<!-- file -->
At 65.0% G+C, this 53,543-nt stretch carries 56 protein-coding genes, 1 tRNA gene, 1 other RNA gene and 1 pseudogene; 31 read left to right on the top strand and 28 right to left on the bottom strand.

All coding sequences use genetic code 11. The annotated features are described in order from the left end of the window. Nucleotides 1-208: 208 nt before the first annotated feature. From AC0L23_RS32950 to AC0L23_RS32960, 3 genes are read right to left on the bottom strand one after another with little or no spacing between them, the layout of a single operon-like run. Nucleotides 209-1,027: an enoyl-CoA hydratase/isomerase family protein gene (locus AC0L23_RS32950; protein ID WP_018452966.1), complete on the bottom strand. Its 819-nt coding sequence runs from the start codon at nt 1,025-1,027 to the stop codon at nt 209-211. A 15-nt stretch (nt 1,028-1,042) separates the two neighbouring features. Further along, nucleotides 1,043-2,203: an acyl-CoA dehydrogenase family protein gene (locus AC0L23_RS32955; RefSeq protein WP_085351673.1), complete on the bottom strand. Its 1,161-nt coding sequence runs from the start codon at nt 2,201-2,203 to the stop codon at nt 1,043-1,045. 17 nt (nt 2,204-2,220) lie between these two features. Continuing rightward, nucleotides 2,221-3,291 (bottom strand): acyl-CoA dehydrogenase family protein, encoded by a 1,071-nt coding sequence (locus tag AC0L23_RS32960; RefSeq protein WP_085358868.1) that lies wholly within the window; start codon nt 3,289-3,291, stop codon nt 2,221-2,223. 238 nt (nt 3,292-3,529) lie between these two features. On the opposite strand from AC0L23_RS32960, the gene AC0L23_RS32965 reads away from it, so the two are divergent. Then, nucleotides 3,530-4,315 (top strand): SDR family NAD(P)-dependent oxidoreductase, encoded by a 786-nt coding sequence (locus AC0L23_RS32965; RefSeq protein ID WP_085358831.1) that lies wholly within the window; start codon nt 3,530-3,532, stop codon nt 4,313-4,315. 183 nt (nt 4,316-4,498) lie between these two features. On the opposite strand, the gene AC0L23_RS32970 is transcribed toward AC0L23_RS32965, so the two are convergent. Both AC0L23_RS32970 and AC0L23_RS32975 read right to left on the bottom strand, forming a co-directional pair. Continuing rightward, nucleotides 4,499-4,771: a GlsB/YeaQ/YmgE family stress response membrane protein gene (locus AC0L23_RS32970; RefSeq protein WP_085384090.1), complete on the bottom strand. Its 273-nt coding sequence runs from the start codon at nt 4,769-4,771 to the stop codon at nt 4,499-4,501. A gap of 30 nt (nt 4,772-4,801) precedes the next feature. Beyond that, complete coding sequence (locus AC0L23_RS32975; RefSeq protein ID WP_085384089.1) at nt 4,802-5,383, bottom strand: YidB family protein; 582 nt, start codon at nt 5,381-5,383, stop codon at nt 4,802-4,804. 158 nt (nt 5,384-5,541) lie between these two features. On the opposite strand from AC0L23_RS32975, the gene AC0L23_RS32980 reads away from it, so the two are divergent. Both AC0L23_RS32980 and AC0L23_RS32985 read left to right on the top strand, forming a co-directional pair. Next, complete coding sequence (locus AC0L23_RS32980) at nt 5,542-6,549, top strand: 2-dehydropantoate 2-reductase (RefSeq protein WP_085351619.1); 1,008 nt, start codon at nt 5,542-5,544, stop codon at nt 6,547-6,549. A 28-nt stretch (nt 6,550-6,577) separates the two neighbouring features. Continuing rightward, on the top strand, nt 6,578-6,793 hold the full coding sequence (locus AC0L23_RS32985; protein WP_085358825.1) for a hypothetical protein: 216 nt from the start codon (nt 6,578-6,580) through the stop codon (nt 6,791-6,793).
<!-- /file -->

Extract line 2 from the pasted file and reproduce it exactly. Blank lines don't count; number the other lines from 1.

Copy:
All coding sequences use genetic code 11. The annotated features are described in order from the left end of the window. Nucleotides 1-208: 208 nt before the first annotated feature. From AC0L23_RS32950 to AC0L23_RS32960, 3 genes are read right to left on the bottom strand one after another with little or no spacing between them, the layout of a single operon-like run. Nucleotides 209-1,027: an enoyl-CoA hydratase/isomerase family protein gene (locus AC0L23_RS32950; protein ID WP_018452966.1), complete on the bottom strand. Its 819-nt coding sequence runs from the start codon at nt 1,025-1,027 to the stop codon at nt 209-211. A 15-nt stretch (nt 1,028-1,042) separates the two neighbouring features. Further along, nucleotides 1,043-2,203: an acyl-CoA dehydrogenase family protein gene (locus AC0L23_RS32955; RefSeq protein WP_085351673.1), complete on the bottom strand. Its 1,161-nt coding sequence runs from the start codon at nt 2,201-2,203 to the stop codon at nt 1,043-1,045. 17 nt (nt 2,204-2,220) lie between these two features. Continuing rightward, nucleotides 2,221-3,291 (bottom strand): acyl-CoA dehydrogenase family protein, encoded by a 1,071-nt coding sequence (locus tag AC0L23_RS32960; RefSeq protein WP_085358868.1) that lies wholly within the window; start codon nt 3,289-3,291, stop codon nt 2,221-2,223. 238 nt (nt 3,292-3,529) lie between these two features. On the opposite strand from AC0L23_RS32960, the gene AC0L23_RS32965 reads away from it, so the two are divergent. Then, nucleotides 3,530-4,315 (top strand): SDR family NAD(P)-dependent oxidoreductase, encoded by a 786-nt coding sequence (locus AC0L23_RS32965; RefSeq protein ID WP_085358831.1) that lies wholly within the window; start codon nt 3,530-3,532, stop codon nt 4,313-4,315. 183 nt (nt 4,316-4,498) lie between these two features. On the opposite strand, the gene AC0L23_RS32970 is transcribed toward AC0L23_RS32965, so the two are convergent. Both AC0L23_RS32970 and AC0L23_RS32975 read right to left on the bottom strand, forming a co-directional pair. Continuing rightward, nucleotides 4,499-4,771: a GlsB/YeaQ/YmgE family stress response membrane protein gene (locus AC0L23_RS32970; RefSeq protein WP_085384090.1), complete on the bottom strand. Its 273-nt coding sequence runs from the start codon at nt 4,769-4,771 to the stop codon at nt 4,499-4,501. A gap of 30 nt (nt 4,772-4,801) precedes the next feature. Beyond that, complete coding sequence (locus AC0L23_RS32975; RefSeq protein ID WP_085384089.1) at nt 4,802-5,383, bottom strand: YidB family protein; 582 nt, start codon at nt 5,381-5,383, stop codon at nt 4,802-4,804. 158 nt (nt 5,384-5,541) lie between these two features. On the opposite strand from AC0L23_RS32975, the gene AC0L23_RS32980 reads away from it, so the two are divergent. Both AC0L23_RS32980 and AC0L23_RS32985 read left to right on the top strand, forming a co-directional pair. Next, complete coding sequence (locus AC0L23_RS32980) at nt 5,542-6,549, top strand: 2-dehydropantoate 2-reductase (RefSeq protein WP_085351619.1); 1,008 nt, start codon at nt 5,542-5,544, stop codon at nt 6,547-6,549. A 28-nt stretch (nt 6,550-6,577) separates the two neighbouring features. Continuing rightward, on the top strand, nt 6,578-6,793 hold the full coding sequence (locus AC0L23_RS32985; protein WP_085358825.1) for a hypothetical protein: 216 nt from the start codon (nt 6,578-6,580) through the stop codon (nt 6,791-6,793).